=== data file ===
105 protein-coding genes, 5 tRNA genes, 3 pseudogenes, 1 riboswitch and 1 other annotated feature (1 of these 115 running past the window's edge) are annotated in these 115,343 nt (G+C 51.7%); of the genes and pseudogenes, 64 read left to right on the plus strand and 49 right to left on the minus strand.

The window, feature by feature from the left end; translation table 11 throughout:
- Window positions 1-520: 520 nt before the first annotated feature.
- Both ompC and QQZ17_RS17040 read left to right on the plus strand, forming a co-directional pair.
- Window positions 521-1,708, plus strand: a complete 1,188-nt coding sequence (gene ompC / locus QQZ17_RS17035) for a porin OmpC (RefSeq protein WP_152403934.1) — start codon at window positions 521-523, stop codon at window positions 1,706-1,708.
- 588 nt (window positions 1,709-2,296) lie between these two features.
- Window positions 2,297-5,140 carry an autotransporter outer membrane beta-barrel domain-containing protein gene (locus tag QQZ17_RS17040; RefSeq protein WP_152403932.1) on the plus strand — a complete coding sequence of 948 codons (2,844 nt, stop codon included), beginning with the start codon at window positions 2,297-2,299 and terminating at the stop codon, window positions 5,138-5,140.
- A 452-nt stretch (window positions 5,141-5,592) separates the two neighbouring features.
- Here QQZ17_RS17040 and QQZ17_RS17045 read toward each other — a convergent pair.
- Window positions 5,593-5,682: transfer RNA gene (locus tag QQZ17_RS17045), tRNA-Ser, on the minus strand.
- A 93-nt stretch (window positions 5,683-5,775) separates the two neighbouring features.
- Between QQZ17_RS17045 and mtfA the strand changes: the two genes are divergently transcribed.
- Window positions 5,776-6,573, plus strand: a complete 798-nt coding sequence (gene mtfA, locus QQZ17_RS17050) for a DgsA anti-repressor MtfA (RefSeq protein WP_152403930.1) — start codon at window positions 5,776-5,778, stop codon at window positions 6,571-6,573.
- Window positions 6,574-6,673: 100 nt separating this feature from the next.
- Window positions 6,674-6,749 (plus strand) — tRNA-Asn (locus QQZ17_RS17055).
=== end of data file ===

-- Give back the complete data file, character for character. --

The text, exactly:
105 protein-coding genes, 5 tRNA genes, 3 pseudogenes, 1 riboswitch and 1 other annotated feature (1 of these 115 running past the window's edge) are annotated in these 115,343 nt (G+C 51.7%); of the genes and pseudogenes, 64 read left to right on the plus strand and 49 right to left on the minus strand.

The window, feature by feature from the left end; translation table 11 throughout:
- Window positions 1-520: 520 nt before the first annotated feature.
- Both ompC and QQZ17_RS17040 read left to right on the plus strand, forming a co-directional pair.
- Window positions 521-1,708, plus strand: a complete 1,188-nt coding sequence (gene ompC / locus QQZ17_RS17035) for a porin OmpC (RefSeq protein WP_152403934.1) — start codon at window positions 521-523, stop codon at window positions 1,706-1,708.
- 588 nt (window positions 1,709-2,296) lie between these two features.
- Window positions 2,297-5,140 carry an autotransporter outer membrane beta-barrel domain-containing protein gene (locus tag QQZ17_RS17040; RefSeq protein WP_152403932.1) on the plus strand — a complete coding sequence of 948 codons (2,844 nt, stop codon included), beginning with the start codon at window positions 2,297-2,299 and terminating at the stop codon, window positions 5,138-5,140.
- A 452-nt stretch (window positions 5,141-5,592) separates the two neighbouring features.
- Here QQZ17_RS17040 and QQZ17_RS17045 read toward each other — a convergent pair.
- Window positions 5,593-5,682: transfer RNA gene (locus tag QQZ17_RS17045), tRNA-Ser, on the minus strand.
- A 93-nt stretch (window positions 5,683-5,775) separates the two neighbouring features.
- Between QQZ17_RS17045 and mtfA the strand changes: the two genes are divergently transcribed.
- Window positions 5,776-6,573, plus strand: a complete 798-nt coding sequence (gene mtfA, locus QQZ17_RS17050) for a DgsA anti-repressor MtfA (RefSeq protein WP_152403930.1) — start codon at window positions 5,776-5,778, stop codon at window positions 6,571-6,573.
- Window positions 6,574-6,673: 100 nt separating this feature from the next.
- Window positions 6,674-6,749 (plus strand) — tRNA-Asn (locus QQZ17_RS17055).